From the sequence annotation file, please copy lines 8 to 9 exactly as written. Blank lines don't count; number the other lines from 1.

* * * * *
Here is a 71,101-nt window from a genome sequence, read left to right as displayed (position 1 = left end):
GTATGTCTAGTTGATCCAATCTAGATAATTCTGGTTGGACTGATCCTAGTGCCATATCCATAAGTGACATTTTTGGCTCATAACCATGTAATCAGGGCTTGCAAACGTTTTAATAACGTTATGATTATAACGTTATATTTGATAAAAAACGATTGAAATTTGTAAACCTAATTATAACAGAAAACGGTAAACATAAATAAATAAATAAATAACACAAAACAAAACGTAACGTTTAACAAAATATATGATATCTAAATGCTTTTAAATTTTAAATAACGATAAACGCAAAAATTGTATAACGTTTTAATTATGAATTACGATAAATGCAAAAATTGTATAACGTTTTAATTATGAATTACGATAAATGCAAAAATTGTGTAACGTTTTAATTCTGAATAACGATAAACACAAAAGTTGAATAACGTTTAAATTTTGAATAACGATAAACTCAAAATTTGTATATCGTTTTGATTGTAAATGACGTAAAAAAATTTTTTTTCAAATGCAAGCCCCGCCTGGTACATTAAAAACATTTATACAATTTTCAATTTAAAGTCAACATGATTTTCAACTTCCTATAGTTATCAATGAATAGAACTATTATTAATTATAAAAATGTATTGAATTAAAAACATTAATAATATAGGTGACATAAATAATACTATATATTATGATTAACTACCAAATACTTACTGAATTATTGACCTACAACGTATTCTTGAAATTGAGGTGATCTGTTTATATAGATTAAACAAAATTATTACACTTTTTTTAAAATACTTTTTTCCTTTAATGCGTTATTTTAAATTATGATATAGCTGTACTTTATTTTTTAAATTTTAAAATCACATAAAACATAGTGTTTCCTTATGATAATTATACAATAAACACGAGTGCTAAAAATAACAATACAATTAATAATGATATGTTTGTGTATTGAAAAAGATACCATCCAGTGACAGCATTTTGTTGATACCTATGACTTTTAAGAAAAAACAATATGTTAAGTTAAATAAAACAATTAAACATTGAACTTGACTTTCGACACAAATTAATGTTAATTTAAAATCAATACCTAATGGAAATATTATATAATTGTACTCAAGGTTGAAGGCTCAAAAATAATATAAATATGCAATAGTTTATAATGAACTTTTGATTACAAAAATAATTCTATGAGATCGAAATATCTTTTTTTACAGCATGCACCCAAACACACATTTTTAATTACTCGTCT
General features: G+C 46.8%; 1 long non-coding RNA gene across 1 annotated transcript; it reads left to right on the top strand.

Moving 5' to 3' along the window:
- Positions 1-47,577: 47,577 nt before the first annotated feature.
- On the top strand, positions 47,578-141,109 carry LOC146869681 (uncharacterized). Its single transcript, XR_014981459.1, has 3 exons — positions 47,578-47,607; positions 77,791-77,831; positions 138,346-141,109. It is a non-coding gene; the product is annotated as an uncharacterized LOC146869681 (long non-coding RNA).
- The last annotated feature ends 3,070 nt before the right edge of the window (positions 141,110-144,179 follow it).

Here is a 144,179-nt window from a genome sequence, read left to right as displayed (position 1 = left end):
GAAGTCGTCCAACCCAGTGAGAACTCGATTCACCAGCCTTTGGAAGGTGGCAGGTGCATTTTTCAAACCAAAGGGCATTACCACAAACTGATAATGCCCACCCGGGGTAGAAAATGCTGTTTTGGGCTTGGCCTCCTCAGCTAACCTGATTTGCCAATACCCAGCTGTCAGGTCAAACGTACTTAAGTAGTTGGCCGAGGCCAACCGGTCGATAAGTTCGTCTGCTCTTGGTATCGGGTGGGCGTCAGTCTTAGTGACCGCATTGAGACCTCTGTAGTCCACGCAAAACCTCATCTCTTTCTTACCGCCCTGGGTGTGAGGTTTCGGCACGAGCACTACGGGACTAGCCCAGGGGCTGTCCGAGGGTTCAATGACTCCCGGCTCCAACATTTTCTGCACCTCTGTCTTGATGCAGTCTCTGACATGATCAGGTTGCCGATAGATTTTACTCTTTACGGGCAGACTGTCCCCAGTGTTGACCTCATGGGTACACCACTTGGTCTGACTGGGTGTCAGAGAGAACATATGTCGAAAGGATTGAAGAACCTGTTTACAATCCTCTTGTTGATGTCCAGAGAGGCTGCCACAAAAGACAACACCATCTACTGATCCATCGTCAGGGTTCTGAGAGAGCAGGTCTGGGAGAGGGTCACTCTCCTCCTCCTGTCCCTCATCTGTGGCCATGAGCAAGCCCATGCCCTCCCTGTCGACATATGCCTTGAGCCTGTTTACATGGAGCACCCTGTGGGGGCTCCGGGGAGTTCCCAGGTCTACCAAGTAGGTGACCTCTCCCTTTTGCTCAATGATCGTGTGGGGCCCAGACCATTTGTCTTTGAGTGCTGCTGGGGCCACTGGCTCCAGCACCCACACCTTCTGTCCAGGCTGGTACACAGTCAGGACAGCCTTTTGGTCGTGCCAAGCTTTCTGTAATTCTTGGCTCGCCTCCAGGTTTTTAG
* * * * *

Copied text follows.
Here is a 144,179-nt window from a genome sequence, read left to right as displayed (position 1 = left end):
GAAGTCGTCCAACCCAGTGAGAACTCGATTCACCAGCCTTTGGAAGGTGGCAGGTGCATTTTTCAAACCAAAGGGCATTACCACAAACTGATAATGCCCACCCGGGGTAGAAAATGCTGTTTTGGGCTTGGCCTCCTCAGCTAACCTGATTTGCCAATACCCAGCTGTCAGGTCAAACGTACTTAAGTAGTTGGCCGAGGCCAACCGGTCGATAAGTTCGTCTGCTCTTGGTATCGGGTGGGCGTCAGTCTTAGTGACCGCATTGAGACCTCTGTAGTCCACGCAAAACCTCATCTCTTTCTTACCGCCCTGGGTGTGAGGTTTCGGCACGAGCACTACGGGACTAGCCCAGGGGCTGTCCGAGGGTTCAATGACTCCCGGCTCCAACATTTTCTGCACCTCTGTCTTGATGCAGTCTCTGACATGATCAGGTTGCCGATAGATTTTACTCTTTACGGGCAGACTGTCCCCAGTGTTGACCTCATGGGTACACCACTTGGTCTGACTGGGTGTCAGAGAGAACATATGTCGAAAGGATTGAAGAACCTGTTTACAATCCTCTTGTTGATGTCCAGAGAGGCTGCCACAAAAGACAACACCATCTACTGATCCATCGTCAGGGTTCTGAGAGAGCAGGTCTGGGAGAGGGTCACTCTCCTCCTCCTGTCCCTCATCTGTGGCCATGAGCAAGCCCATGCCCTCCCTGTCGACATATGCCTTGAGCCTGTTTACATGGAGCACCCTGTGGGGGCTCCGGGGAGTTCCCAGGTCTACCAAGTAGGTGACCTCTCCCTTTTGCTCAATGATCGTGTGGGGCCCAGACCATTTGTCTTTGAGTGCTGCTGGGGCCACTGGCTCCAGCACCCACACCTTCTGTCCAGGCTGGTACACAGTCAGGACAGCCTTTTGGTCGTGCCAAGCTTTCTGTAATTCTTGGCTCGCCTCCAGGTTTTTAG